Without bothering to hold a proper enquiry, he was uncritically putting out the MI6 line, adding: “I am clear these allegations have no basis in fact.” Ministers cannot legally ban information that is fantasy. After all, ministers had already indicated in off-the-record briefings at the time of the Israeli Embassy disclosure that disclosures on the part of former officers, which they accept to be untrue, could not harm national security.

Indeed, when Cook said: “I am absolutely satisfied that the previous Foreign Secretary did not authorise any such assassination attempt”, he merely confirmed a key aspect of the Panorama investigation; that MI6 did not have the permission of ministers to carry out the attack, making any actions by MI6 a criminal offence. Although Cook then claimed he was ‘fairly clear’ that there had never been any MI6 involvement and ‘perfectly clear’ there was no basis in fact, he did not relate how exactly he had established this or why he was ‘perfectly clear’ of one position but only ‘fairly clear’ about another.

Despite his claims, he obviously hadn’t had time to organise and carry out a full inquiry, even though there were officers in MI5 who had been briefed about the plot, and who could have been interviewed. In fact, it appears that Cook – in the same way that Straw had done before him — went to the head of the agency concerned (in this case, MI6) and asked if it had been involved in terrorist funding and murder. Not surprisingly, the latter appears to have denied it.

After the Panorama programme was shown, Mark Urban offered his evidence to Robin Cook, who refused to take possession of it, informing him that the matter was closed. As this was an allegation of murder and terrorist funding, Cook should have discharged his legal duty and immediately referred the matter to the police to investigate.

Libya confirms plot

On Wednesday 25 November 1998, Libyan TV broadcast footage of the assassination attempt. It showed Gaddafi leaning out of his open-topped car to greet the crowds, then mingling with the crowd, then it showed an object flying through the air, Gaddafi looking down, then suddenly being surrounded by bodyguards, who hustled him away. The TV zoomed in on the face of a man in the crowd, and his face was circled in red. Libyan TV named the assailant as Abdullah Radwan, a partner of Abu Abdullah Sadiq, the leader of the Islamic Fighting Group. According to the report:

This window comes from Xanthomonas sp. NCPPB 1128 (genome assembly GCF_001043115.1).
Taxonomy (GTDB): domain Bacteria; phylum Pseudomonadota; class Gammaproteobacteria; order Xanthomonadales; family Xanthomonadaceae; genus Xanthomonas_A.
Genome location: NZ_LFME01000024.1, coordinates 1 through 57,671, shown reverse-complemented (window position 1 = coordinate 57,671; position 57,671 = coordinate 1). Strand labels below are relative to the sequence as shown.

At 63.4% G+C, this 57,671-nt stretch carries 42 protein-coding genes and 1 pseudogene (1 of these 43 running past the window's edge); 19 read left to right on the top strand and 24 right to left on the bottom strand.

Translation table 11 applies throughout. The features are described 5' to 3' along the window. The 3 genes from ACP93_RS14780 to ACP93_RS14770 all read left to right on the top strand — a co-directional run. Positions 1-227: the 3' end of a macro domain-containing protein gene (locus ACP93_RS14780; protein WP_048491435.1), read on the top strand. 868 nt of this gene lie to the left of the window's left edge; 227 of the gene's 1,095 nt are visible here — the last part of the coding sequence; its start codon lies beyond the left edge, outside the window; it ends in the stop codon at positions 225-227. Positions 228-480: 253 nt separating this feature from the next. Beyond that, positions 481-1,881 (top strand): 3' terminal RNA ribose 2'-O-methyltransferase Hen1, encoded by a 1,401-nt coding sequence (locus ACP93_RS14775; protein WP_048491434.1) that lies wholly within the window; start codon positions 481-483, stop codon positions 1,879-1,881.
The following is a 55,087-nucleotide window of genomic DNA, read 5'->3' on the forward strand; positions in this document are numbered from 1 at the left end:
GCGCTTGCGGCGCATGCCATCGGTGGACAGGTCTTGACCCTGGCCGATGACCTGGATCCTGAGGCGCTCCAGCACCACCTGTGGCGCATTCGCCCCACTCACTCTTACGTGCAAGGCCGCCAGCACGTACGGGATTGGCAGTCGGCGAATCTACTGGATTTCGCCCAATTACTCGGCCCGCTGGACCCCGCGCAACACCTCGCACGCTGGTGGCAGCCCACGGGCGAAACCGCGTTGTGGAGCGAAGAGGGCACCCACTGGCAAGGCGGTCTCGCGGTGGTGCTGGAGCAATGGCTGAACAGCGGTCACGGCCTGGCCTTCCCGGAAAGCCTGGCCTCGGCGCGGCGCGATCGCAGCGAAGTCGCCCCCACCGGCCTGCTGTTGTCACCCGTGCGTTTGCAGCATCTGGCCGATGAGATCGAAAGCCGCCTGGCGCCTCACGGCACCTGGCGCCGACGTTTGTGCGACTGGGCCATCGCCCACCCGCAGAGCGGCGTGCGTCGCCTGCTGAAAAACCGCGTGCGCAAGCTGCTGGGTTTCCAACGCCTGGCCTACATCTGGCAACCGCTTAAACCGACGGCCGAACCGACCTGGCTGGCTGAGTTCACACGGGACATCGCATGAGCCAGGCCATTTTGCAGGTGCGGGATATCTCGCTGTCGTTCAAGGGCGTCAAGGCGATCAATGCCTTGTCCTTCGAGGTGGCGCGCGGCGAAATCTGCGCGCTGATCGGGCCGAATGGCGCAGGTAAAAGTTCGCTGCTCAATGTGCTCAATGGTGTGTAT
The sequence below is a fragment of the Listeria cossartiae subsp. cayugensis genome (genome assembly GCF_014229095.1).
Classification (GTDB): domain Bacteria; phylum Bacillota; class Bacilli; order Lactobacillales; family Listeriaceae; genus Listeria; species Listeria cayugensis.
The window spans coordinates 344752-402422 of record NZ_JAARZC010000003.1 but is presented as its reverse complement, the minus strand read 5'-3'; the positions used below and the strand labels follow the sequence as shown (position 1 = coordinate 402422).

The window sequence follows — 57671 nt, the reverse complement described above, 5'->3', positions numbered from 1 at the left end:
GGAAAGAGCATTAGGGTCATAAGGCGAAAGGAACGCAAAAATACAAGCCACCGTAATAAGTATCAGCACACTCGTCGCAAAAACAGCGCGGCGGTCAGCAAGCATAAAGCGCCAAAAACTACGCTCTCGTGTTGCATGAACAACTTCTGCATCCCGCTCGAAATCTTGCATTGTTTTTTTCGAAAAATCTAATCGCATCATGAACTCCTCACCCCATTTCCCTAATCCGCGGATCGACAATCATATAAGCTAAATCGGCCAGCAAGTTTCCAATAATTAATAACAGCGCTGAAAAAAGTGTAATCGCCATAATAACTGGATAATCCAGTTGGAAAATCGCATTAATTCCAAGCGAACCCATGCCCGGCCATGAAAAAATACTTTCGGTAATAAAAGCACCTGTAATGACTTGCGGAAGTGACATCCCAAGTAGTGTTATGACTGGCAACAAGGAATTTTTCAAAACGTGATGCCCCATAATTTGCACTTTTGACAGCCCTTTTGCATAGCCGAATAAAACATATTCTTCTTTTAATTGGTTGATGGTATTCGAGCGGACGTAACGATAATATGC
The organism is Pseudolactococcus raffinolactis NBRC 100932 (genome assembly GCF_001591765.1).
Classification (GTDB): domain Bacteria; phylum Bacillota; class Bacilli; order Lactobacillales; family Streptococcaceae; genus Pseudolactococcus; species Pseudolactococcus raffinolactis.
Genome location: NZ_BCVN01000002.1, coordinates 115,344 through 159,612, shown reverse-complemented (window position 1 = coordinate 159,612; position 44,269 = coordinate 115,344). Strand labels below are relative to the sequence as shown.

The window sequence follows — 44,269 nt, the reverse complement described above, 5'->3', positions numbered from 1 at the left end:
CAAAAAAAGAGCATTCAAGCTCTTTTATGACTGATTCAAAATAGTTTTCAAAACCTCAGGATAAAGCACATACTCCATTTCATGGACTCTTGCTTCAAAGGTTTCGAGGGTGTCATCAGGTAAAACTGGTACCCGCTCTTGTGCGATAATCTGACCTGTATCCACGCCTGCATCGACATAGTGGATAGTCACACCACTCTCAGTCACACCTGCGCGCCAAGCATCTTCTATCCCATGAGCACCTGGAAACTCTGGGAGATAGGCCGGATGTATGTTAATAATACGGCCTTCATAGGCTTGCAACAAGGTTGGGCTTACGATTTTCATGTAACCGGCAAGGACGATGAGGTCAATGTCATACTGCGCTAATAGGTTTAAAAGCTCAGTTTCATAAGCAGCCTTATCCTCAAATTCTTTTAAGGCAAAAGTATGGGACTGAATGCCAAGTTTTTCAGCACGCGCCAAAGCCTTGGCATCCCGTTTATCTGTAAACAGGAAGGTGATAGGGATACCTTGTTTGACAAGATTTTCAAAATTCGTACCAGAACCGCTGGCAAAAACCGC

“Abdullah Radwan succeeded in reaching the front ranks and threw a grenade when the brother leader left the car.”

Libyan TV then showed an interview with Hasan Al Sadiq Al Shahh, an alleged accomplice of Radwan:

Questioner: Who entrusted you with the mission of entering the Jamahiriya [the People’s Republic of Libya]?
Al Shahh: Abu Abdullah Al Sadiq.
Q: Did he give money?
A: Yes
Q: How much money?
A: $20,000
Q: $20,000?
A: Yes
Q: What is the total amount of money you obtained from Abu Abdullah Al Sadiq?
A: Perhaps, $40,000 or $41,000
Q: $41,000?
A: Approximately, yes
Q: Where did the money you got come from?
A: I do not know. But there is a group in those countries
Q: What countries are these?
A: Britain

Redacted text on orders of MI5

Our recent enquiries with Swallow Tail, a former intelligence officer who cannot be named for fear of reprisals20, have confirmed that the man caught by the Libyans in the attack, was the agent Tunworth. This is further confirmation that an MI6 agent, whom we know was working to Watson in London, was involved in the plot. The officer also confirmed that was either killed during the attack that February or shortly after. This rather undermines the claims of ministers that they banned the story in order to protect national security, since the agent was clearly no longer at risk of reprisal and was not then providing intelligence to the British services.

Other than using the submission process to inform the PM about service abuses of power, David also wrote to ministers Tony Blair, Jack Straw, Robin Cook, John Prescott and the Attorney General on several occasions, asking them to investigate his disclosures of MI6’s funding of Al Qaeda. At no point did any minister hear his evidence. In June 1999, David sent ministers Secrets and Lies, a document he had prepared on his case to counter the misinformation put out by government. It provided details of the conspiracy but ministers still refused to call in the police or hold any kind of enquiry. And that would have been that, if it hadn’t been for the public-spirited former intelligence officer who obtained the CX document issued by MI6 in December 1995, and put it on the Internet. That officer said:
“I’ve just about had it up to here with the lies of ministers. It is difficult to imagine a more serious abuse of power than MI6 funding our terrorist enemies with the result that innocent people are murdered in cold-blood. If there had been a legal way of presenting that document to independent investigators, I would have used it. As there was not, I had to resort to the Internet. Thank God for modern technology.”

The MI6/Al Qaeda conspiracy, Part 3

In February 2000, The Sunday Times provided corroboration that MI6 had conspired with an agent in a plan to assassinate Colonel Gaddafi, when it reported that a leaked MI6 document, CX95/ 53452 had appeared on the website When interviewed about the document, the then Foreign Secretary Robin Cook refused to confirm that it was genuine. David can though confirm that it is the document sent by MI6’s R/ME/C to Whitehall departments and the intelligence services in December 1995. It refuted Cook’s claims, which had caused many to believe that David had simply made the whole thing up: